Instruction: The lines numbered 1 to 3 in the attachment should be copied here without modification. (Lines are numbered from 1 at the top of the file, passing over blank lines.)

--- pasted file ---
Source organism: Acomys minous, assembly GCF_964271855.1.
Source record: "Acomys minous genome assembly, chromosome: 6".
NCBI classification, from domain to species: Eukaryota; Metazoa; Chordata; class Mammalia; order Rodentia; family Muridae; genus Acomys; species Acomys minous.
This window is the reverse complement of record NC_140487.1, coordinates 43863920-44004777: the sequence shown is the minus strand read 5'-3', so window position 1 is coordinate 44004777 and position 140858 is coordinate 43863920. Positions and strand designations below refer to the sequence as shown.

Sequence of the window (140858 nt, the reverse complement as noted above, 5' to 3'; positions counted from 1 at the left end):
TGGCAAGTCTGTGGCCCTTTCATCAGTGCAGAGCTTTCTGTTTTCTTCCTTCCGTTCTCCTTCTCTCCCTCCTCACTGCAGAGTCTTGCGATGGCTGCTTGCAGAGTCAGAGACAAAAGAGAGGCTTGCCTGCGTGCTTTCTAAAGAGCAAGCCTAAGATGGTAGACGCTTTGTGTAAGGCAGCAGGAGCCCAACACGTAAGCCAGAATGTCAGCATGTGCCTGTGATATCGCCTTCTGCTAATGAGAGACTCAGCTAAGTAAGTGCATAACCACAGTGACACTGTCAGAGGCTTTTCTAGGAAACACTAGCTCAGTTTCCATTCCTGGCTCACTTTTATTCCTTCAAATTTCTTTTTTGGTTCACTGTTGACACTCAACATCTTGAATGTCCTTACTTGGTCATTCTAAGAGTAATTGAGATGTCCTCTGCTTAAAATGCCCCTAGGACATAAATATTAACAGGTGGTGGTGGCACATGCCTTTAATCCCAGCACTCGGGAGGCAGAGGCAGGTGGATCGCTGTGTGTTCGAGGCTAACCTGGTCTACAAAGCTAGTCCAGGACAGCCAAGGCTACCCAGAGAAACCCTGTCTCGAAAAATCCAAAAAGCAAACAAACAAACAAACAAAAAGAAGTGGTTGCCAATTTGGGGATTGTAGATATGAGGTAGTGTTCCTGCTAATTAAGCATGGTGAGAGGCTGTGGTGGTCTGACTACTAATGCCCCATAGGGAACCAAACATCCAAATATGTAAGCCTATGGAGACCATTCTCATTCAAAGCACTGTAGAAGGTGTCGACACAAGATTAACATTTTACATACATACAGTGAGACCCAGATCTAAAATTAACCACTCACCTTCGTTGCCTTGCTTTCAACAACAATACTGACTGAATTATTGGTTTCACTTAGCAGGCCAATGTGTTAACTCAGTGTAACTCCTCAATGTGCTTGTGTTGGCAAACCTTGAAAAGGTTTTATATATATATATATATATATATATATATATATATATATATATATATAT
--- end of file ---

Source organism: Acomys minous, assembly GCF_964271855.1.
Source record: "Acomys minous genome assembly, chromosome: 6".
NCBI classification, from domain to species: Eukaryota; Metazoa; Chordata; class Mammalia; order Rodentia; family Muridae; genus Acomys; species Acomys minous.